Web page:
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By Kellene Bishop
Yes, you do have a right to be a fanatic. When it comes to war, any war, the winner is always the one who never assumes they are safe. These same tactics must be applied to germ warfare as well.
There just had to be a Part II to my previous article on Germ Warfare. After writing the first article, I kept being mentally nagged by other danger zones I had left out. In some instances, I believe these germ danger zones may be more nefarious than some of those listed in my original article. So read on, and prepare to change some more of your life’s habits.
Soda pop and other canned goods—The other night while I was teaching a class on quarantine/pandemic ironically, a free can of soda pop was offered to everyone in the room. As I watched everyone happily opened their can of pop and drank from it. I on the other hand washed mine at the sink, wiped it off with a sani-wipe and then drank from it—simply because I couldn’t find any straws. Remember, you have absolutely NO idea what rodents the cans were exposed to at their original warehouse, as they were transported, or as they were housed at the retailer you purchased them from. Hanta virus is still a viable concern even if you have no rodents in your own home.
Steering wheel—Even if I avoid the fact that many people have questionable hygiene habits when they are in their own little world in their car, the fact of the matter is, you don’t exactly turn your head away from your steering wheel when you sneeze, cough, etc. Your steering wheel gets the brunt of all that nature expels from your mouth and nose. PLEASE be sure to clean it off regularly with sani-wipes. (If you haven’t picked up on it yet, manufacturers of sani-wipes may be a hot stock pick right about now. :))
Get your drinks WITHOUT ice—I know that’s unfathomable to most of you. But here’s an eye opening statistic. You have a 70% chance of having MORE e-coli (which comes from feces) in your ice than is in the toilet from the same restaurant, airline, hotel, etc. Yes! Not just a 70% chance of finding e-coli there. But a 70% chance that your ice will be MORE contaminated than the toilet water! Studies showed that the number of stars a restaurant or hotel had made no difference in the quality of water in most cases. E-coli is introduced into the water by the water source used to make the ice, bare hands used to load the ice (instead of the scoop) and the fact that the lines to the ice machines are virtually NEVER cleaned out.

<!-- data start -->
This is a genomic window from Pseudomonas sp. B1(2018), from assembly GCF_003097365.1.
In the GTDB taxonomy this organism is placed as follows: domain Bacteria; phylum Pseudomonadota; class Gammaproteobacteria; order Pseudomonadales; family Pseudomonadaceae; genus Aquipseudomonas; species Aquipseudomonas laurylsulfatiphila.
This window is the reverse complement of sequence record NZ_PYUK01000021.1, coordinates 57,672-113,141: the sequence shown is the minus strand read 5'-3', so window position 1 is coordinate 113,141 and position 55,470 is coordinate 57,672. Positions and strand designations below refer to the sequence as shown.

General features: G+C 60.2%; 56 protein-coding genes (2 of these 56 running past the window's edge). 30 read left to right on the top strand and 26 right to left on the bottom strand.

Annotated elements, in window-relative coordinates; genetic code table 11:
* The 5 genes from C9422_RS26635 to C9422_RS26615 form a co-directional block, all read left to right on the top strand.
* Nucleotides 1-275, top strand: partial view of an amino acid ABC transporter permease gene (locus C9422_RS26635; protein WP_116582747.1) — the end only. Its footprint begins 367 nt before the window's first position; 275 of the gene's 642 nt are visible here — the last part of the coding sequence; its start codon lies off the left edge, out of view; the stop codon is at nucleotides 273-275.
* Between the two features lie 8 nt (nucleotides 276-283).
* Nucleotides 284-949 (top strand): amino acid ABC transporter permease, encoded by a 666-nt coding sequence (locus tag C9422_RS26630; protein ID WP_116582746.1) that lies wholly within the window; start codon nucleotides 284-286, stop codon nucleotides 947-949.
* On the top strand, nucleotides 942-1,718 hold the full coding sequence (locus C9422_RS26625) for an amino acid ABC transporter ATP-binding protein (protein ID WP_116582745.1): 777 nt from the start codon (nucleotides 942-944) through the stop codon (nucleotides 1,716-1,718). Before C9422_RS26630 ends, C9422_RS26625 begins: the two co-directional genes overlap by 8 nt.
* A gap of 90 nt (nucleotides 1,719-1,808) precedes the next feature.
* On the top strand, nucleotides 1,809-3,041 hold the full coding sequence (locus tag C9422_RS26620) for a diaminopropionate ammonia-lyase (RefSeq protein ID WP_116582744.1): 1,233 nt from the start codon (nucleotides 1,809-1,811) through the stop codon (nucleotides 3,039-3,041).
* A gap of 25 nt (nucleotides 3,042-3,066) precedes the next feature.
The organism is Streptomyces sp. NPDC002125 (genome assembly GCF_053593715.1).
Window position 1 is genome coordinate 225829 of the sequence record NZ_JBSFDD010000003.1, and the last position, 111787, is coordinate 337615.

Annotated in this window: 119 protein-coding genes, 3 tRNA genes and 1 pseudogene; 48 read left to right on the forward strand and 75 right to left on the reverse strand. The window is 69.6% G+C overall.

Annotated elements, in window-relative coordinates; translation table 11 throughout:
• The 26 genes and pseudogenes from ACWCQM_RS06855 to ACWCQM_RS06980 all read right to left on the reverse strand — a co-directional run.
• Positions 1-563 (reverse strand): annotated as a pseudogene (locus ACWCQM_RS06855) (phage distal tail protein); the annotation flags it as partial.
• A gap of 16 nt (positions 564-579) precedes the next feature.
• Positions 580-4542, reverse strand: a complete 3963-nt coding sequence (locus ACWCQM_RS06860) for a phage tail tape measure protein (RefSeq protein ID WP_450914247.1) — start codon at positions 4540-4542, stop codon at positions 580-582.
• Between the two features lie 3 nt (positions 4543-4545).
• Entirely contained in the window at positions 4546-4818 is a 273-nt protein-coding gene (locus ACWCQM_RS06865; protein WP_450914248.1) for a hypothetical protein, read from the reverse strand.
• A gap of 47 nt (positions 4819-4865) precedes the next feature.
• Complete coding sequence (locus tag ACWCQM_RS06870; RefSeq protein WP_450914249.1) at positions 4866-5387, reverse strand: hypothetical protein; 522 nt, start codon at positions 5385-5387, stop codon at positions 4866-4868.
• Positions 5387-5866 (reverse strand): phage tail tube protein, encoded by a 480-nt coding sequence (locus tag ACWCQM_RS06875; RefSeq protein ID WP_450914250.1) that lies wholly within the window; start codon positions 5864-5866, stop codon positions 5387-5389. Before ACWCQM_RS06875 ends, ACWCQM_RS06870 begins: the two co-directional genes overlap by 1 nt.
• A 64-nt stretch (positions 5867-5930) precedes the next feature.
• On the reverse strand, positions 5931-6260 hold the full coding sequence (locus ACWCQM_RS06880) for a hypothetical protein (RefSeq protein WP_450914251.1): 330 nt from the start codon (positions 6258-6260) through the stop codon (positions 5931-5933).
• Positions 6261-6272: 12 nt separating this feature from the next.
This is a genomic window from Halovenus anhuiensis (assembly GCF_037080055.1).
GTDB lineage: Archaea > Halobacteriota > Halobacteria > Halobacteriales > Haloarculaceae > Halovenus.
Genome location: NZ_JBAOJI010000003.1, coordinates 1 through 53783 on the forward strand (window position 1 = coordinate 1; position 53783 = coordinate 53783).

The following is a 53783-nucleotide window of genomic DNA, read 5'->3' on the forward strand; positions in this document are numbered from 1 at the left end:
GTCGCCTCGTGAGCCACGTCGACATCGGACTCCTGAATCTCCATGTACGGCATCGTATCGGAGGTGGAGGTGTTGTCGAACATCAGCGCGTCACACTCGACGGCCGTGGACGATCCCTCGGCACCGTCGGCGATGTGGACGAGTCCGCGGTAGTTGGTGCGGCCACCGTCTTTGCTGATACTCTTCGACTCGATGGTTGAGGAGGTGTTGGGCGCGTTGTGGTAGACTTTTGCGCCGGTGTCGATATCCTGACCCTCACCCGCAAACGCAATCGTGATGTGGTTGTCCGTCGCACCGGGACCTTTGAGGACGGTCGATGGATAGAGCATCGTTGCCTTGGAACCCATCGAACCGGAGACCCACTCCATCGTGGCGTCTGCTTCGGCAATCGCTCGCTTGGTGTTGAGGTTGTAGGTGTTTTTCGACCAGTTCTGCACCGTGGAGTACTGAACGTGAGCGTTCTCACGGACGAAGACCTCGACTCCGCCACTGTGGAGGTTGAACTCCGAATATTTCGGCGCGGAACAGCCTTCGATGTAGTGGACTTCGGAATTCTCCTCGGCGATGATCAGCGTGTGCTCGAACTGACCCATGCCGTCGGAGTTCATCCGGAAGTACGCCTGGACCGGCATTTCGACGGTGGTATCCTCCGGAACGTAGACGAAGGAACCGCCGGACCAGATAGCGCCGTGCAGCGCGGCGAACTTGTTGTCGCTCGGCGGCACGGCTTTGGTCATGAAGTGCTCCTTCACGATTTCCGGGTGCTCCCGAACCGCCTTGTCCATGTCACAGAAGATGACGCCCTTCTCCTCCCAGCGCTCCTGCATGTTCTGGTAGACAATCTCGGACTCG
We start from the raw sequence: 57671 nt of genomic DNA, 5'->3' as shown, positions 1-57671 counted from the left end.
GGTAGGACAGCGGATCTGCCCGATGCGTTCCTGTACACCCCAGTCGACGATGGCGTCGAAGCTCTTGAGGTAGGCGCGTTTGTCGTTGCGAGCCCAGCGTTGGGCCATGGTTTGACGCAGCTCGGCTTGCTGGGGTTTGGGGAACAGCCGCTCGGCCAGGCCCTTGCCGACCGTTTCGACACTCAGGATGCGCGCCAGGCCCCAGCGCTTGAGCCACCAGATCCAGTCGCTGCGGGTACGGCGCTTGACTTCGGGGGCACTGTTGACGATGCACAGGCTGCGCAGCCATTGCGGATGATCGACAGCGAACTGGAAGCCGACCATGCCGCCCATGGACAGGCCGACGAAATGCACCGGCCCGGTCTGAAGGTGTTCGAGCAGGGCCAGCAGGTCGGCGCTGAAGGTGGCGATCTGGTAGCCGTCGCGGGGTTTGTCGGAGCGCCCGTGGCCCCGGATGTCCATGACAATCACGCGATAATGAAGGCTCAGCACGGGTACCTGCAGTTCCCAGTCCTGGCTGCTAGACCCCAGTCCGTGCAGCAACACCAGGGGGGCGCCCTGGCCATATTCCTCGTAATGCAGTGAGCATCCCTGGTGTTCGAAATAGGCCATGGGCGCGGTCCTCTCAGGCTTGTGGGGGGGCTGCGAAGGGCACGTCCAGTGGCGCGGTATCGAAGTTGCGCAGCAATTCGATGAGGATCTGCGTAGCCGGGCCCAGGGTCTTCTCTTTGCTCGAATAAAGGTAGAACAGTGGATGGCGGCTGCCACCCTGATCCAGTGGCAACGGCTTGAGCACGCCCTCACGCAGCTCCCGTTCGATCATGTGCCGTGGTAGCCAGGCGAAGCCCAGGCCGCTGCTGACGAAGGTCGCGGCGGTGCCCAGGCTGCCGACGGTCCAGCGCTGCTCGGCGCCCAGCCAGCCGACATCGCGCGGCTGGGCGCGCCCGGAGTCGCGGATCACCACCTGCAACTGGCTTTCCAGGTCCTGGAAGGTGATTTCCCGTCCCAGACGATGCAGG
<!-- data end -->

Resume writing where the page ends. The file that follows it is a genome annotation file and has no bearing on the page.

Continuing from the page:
Lemon wedges—avoid them in your drinks. I loathe the taste of tap water but I simply mask the taste by requesting a lemon wedge. Alas, I won’t be doing that any more. Lemon wedges have a 77% chance of being contaminated with e-coli, staph infection, or a myriad of other infectious bacteria. The only good thing you’ve got going for you is the fact that lemon juice is a natural anti-bacterial and disinfectant agent. *whew* Lemons are usually put into your drinks by bare hands despite the fact that they’re supposed to be handled with gloves. However, most restaurants leave it up to the servers to put them in your drinks. Having them placed on your dinner plates should be safe though as that’s usually done by a food handler in the kitchen.
Gas pumps—If I had to give an award for the LEAST amount of cleaning on a public item ever, gas pumps would win hands down. Think about it. When have you EVER seen someone clean those? When you pump your gas, use a paper towel that the station usually has on hand or at least sanitize the heck out of your hands before you touch ANYTHING else—including your keys.
Last but not least is a stern word of warning about playgrounds. Those bouncy houses that your kids play in NEVER get sanitized. They get vacuumed sometimes, but never fully cleaned. The ones containing the bouncy balls are a cesspool of germs of the grossest kinds. When have you ever seen a school janitor clean the chains on the swings or the bars on the monkey bars or the handles on the teeter totters? How about the playground equipment such as balls, jump ropes, etc? It’s imperative that you teach your kids to SANITIZE their hands after recess or after using such equipment on any occasion.
Bottom line, you have EVERY right to be fanatical about your health care. This is your life we’re talking about here. You MUST be in a heightened state of awareness in order to prevent you and your family from getting unnecessarily ill. One touch is all it takes folks, so be mindful. You wouldn’t take your kid down a dark alley in the middle of the city at 3:00 a.m. Making contact with e-coli or the Hanta virus or the H1N1 virus isn’t any less of a gamble. So start putting the odds in your favor. This is called germ warfare for a reason. Position yourself to win every battle.
Copyright 2009 Preparedness Pro & Kellene Bishop. All rights reserved. You are welcome to repost this information so long as it is credited to Preparedness Pro & Kellene Bishop.